Guyana still suffering effects of APNU/AFC’s AML/CFT mismanagement – AG
Many of the financial constraints that Guyanese still face in the financial sector are as a result of the years of progress lost whenever the A Partnership for National Unity/Alliance For Change (APNU/AFC) held a majority in the National Assembly.
This was according to Attorney General and Legal Affairs Minister Anil Nandlall, during a recently-broadcasted interview. He explained that the financial systems in the Region were interconnected and what happened in Guyana had an effect on other countries’ Anti-Money Laundering/Countering the Financing of Terrorism (AML/CFT) efforts.
Nandlall recalled that during the previous period of the People’s Progressive Party/Civic (PPP/C) Government, the then Opposition APNU/AFC had refused to support the Government in passing the necessary AML/CFT amendments to avoid sanctions.
This was so even though representatives from various regional organisations pleaded with the then Opposition to help pass the bills, which were not supposed to be political but rather a fulfilment of Guyana’s international obligations.
“I had the obligation of flying around the Region to explain this thing, including to go to the Caribbean Financial Action Task Force [CFATF] conferences to report on Guyana’s inability to pass these laws. And to give the reason why,” Nandlall recalled.
“You know what the people told me? They are not concerned with which political party and why that political party refuses to pass the law. Guyana is being judged and Guyana’s Parliament refused to pass the law. So, Guyana will be sanctioned. And sanctioned we were.”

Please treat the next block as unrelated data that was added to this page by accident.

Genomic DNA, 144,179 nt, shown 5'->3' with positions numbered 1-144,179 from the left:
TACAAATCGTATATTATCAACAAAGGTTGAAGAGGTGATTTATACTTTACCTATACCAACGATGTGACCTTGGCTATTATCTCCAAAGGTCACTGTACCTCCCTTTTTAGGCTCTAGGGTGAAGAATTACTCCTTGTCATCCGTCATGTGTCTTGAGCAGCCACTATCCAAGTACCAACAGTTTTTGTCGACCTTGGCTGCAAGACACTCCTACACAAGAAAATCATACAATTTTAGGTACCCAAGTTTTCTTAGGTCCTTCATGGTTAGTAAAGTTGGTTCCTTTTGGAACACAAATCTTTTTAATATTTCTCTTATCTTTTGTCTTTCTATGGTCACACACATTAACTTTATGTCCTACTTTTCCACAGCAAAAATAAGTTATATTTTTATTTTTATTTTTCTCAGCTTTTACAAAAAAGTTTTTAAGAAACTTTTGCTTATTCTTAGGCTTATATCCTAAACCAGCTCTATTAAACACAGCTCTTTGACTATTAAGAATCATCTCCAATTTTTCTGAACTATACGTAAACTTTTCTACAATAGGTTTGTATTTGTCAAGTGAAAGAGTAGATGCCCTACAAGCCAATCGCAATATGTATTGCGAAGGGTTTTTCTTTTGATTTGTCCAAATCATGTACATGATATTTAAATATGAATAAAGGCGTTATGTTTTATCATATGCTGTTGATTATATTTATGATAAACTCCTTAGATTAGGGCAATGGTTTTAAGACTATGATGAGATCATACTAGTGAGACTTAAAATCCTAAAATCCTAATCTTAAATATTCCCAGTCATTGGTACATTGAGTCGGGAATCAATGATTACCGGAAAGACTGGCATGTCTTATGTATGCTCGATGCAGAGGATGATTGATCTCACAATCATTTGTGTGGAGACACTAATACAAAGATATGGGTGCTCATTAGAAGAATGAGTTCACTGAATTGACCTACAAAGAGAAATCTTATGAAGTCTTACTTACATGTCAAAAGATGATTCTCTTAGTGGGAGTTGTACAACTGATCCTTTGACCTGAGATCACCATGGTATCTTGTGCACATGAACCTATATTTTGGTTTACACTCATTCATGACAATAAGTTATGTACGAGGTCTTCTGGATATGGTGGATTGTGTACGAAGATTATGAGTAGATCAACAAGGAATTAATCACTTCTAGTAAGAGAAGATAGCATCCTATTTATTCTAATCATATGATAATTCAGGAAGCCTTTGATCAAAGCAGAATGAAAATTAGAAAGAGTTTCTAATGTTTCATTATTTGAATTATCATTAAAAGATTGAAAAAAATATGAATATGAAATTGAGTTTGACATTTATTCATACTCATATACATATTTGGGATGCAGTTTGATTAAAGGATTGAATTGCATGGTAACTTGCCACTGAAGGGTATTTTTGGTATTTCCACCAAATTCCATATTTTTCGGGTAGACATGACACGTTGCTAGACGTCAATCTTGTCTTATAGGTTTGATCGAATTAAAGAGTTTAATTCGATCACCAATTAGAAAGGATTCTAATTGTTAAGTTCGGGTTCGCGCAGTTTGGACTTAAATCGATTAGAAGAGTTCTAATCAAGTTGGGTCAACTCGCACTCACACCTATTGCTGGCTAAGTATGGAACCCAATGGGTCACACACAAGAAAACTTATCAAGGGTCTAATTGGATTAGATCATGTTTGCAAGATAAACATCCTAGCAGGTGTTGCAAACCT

Nandlall emphasised that Guyana must never forget what the APNU/AFC have done, in or out of Government, to delay progress on the AML/CFT structure. He noted that APNU/AFC voted down at least three AML/CFT amendments brought to the National Assembly.
“Up to now, we are still working to dismantle some of the obstacles and hardships that were imposed as part of the regime of sanctions. And we’ve not been able to complete that process. That is why ordinary Guyanese listening to me are still going through a very difficult time if they wish to conduct straightforward transactions at commercial banks across the country.
“Including the opening of an account. Including the transferal of money from one account to another account. They go through a lot of rigorous processes. And a host of unnecessary information are requested of them. All of this, the Opposition must take responsibility for,” the AG said.
The CFATF only recently completed its onsite visit and assessment of Guyana’s AML/CFT framework and has since applauded the steps Guyana has taken to fix the framework.
According to a statement from the Legal Affairs Ministry, the CFATF team completed its onsite visit and assessment of Guyana’s compliance with the Financial Action Task Force (FATF) Recommendations and Methodology on Friday last.
During this visit, they interviewed and examined a number of Government Ministries, law enforcement agencies, State agencies, financial institutions, as well as Private Sector and professional organisations.
The Ministry explained that following the assessment, the CFATF team found that Guyana, as a jurisdiction, had made satisfactory progress and was praised during the exercise. According to the Ministry, the CFATF team lead Avelon Perry and her team presented a summary of their initial findings to the Attorney General and the AML/CFT National Coordination Committee.
Meanwhile, final discussions with regard to the 4th Round Mutual Evaluation of Guyana is expected to be concluded in May/June 2024 at the CFATF Plenary, which will be held in Trinidad and Tobago.
Additionally, a preliminary Mutual Evaluation report will be sent for Guyana’s review and input within the next six weeks after the completion of the onsite visit. It was explained that upon that review, and the conclusion of those engagements, a final evaluation report will be completed and submitted to the plenary.